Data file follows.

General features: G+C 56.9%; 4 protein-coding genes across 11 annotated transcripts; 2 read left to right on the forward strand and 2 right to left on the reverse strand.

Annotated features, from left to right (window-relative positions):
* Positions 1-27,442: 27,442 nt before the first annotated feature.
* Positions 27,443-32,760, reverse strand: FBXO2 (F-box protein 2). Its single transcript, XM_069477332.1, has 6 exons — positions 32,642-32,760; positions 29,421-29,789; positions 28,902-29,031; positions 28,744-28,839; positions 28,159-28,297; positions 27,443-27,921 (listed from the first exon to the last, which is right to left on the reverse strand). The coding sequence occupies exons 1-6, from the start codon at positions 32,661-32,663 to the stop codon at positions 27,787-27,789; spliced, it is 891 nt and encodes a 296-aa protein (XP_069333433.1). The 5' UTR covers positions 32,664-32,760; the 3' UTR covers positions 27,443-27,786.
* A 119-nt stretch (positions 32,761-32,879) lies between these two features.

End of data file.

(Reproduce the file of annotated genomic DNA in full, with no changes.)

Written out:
General features: G+C 56.9%; 4 protein-coding genes across 11 annotated transcripts; 2 read left to right on the forward strand and 2 right to left on the reverse strand.

Annotated features, from left to right (window-relative positions):
* Positions 1-27,442: 27,442 nt before the first annotated feature.
* Positions 27,443-32,760, reverse strand: FBXO2 (F-box protein 2). Its single transcript, XM_069477332.1, has 6 exons — positions 32,642-32,760; positions 29,421-29,789; positions 28,902-29,031; positions 28,744-28,839; positions 28,159-28,297; positions 27,443-27,921 (listed from the first exon to the last, which is right to left on the reverse strand). The coding sequence occupies exons 1-6, from the start codon at positions 32,661-32,663 to the stop codon at positions 27,787-27,789; spliced, it is 891 nt and encodes a 296-aa protein (XP_069333433.1). The 5' UTR covers positions 32,664-32,760; the 3' UTR covers positions 27,443-27,786.
* A 119-nt stretch (positions 32,761-32,879) lies between these two features.